These organizational “Officers” would work together in areas that overlap to ensure the organizational mission is met. For example the CEO & CFO would coordinate and often meet together with corporate leaders with respect to fundraising/corporate development issues. The CFO & CCO would work in tandem regarding developing funding for individual competitions. There are many areas where all four of these individuals would need to coordinate activities and work together, but with each having an area of “expertise/responsibility” this would only serve to strengthen the work that is being done. More importantly, all the members of the “Dream Team” that I have in mind possess all of the skills for each position in various amounts, and as such would be able to assist each other across the spectrum.
With that, here is my “Dream Team” to fill the positions and rebuild track and field in the United States:
Chief Executive Officer – Edwin Moses
A global track and field icon that has spent a great deal of time interfacing with many of the people that this organization needs to have relationships with.
Chief Financial Officer – Bill Schmidt
He’s a former athlete who has found much success in the corporate world. He has the skills necessary to sell the sport to corporate interests.
Chief Competition Officer – Mary Wittenberg
She has successfully run the New York Road Running Club and world class level events. Intimately familiar with what it takes to build events from the ground up at this level.
Chief Development Officer – Vin Lananna
Has run and coached programs at the collegiate level as well as coached elite level athletes. He understands athlete development and their needs at every level including the elite level.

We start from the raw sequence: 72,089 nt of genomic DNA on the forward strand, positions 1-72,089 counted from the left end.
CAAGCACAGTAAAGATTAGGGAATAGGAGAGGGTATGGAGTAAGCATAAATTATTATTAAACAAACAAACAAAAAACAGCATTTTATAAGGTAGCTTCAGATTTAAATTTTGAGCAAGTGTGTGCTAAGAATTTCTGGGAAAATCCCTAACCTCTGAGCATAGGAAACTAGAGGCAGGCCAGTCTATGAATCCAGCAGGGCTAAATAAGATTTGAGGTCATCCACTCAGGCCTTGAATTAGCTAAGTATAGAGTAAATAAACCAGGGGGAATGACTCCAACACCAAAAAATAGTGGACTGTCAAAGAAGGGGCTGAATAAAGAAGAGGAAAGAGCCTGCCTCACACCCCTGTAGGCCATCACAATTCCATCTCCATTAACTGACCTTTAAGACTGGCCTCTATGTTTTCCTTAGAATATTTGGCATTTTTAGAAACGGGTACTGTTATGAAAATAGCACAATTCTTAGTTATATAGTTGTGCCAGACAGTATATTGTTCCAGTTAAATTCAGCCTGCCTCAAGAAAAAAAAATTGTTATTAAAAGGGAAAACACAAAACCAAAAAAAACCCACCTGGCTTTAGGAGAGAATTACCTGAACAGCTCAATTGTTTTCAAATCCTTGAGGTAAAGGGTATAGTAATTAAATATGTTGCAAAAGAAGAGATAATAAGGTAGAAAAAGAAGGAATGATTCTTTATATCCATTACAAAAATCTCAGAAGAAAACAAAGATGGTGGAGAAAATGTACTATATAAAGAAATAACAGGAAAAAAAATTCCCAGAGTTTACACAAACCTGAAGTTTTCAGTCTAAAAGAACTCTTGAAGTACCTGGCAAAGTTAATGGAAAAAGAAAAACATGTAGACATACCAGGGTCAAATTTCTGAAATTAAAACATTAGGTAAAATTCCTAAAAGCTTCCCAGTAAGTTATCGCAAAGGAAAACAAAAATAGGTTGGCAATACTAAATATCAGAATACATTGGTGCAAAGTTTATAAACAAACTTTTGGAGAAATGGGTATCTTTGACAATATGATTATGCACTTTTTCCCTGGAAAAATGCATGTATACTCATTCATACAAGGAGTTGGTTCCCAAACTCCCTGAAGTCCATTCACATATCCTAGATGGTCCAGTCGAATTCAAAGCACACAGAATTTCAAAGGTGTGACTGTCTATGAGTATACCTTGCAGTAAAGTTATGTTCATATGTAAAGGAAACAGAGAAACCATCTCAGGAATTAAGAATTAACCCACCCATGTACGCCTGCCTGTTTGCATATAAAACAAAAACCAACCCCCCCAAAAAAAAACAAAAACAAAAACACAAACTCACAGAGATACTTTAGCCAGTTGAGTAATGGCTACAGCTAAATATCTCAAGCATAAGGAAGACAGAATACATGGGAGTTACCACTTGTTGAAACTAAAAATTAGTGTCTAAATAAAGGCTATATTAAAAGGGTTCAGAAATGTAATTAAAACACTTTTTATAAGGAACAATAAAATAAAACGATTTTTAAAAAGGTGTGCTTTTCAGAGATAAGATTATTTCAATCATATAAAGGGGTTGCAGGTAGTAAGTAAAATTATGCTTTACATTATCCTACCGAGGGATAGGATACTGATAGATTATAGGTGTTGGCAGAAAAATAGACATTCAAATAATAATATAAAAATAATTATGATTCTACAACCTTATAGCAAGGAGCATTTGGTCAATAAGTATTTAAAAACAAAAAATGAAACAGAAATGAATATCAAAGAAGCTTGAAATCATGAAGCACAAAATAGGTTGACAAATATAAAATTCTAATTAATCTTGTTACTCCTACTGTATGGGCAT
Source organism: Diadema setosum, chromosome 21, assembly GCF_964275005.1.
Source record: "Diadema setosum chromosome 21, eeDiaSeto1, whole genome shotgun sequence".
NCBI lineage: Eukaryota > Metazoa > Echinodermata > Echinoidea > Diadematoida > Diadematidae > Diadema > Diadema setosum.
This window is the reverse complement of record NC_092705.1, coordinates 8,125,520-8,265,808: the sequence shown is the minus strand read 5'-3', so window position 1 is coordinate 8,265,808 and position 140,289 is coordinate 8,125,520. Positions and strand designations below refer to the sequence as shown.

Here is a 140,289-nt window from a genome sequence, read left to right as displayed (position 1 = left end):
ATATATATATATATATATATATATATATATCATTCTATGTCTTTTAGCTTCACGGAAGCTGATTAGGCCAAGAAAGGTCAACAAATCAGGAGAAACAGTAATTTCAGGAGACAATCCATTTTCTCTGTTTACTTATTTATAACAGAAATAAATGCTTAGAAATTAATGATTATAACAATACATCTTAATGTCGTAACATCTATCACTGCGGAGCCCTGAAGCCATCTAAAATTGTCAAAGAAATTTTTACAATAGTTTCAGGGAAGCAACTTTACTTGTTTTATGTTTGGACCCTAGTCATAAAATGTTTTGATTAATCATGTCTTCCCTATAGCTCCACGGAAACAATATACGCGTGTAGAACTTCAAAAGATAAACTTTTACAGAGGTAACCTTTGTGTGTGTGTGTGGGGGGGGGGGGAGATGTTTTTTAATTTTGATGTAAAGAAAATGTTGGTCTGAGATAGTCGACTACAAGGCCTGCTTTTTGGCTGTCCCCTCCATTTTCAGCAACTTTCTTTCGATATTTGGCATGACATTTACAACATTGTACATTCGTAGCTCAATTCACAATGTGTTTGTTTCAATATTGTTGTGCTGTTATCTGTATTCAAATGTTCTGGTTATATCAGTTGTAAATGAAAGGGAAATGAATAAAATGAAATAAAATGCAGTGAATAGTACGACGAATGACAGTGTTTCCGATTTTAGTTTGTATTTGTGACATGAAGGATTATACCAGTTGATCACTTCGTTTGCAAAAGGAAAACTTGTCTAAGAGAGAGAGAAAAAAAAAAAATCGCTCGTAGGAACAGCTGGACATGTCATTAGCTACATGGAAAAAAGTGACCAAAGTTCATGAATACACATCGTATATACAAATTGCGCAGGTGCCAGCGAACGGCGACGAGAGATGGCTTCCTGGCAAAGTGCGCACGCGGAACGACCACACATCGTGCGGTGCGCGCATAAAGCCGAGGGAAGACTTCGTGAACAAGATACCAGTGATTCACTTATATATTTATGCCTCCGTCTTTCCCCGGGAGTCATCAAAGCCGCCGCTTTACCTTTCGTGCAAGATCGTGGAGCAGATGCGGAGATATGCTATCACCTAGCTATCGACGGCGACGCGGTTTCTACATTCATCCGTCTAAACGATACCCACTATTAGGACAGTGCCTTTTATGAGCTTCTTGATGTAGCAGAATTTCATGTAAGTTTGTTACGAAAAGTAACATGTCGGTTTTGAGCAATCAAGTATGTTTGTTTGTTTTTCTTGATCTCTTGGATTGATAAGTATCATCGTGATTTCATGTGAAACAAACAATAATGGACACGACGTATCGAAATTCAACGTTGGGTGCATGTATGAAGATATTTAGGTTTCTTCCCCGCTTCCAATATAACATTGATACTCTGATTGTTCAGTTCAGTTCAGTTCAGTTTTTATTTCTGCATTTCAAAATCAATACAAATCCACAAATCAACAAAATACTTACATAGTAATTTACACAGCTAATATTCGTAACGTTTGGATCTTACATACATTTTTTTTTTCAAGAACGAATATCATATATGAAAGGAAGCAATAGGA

Ironically the first step in this process would be to secure enough funding to hire this TEAM of elite individuals. So my first suggestion is to meet with past funding sources such as VISA, GMC, Nike and Adidas, to try and secure specific funding for these positions. I would sell it as an “investment” in the future of the sport – one that will reap all huge dividends. Obtaining four funding sources to commit to provide Chief Officer funding at the level that was being paid to previous CEO’s should be a piece of cake – especially given the names that we want to bring to the sport!
The next step would be to convince these individuals that “sharing” power would be to the greater benefit of all concerned. That taking on the full responsibility as individuals would have been tantamount to individual failure – which is what I think may have scared them all away initially – but that by being able to focus on their strengths in tandem with others of similar ability could lead to extraordinary results for American track and field as well as for each as individuals.
I know this would be an ambitious undertaking – but I do believe it is achievable. More importantly, I believe it is the kind of approach that is needed here in the U.S. Our needs are greater than can be met by any single individual. Neither Coe, Bubka, nor Juantorena could single handedly get the job done here, in the same way that they have been able to do in their own countries. Our challenges are daunting, our demographics very different. We require the collective work of our best – and I belive that this model would provide that.
Just food for thought as we attempt to move forward into yet another Olympic cycle.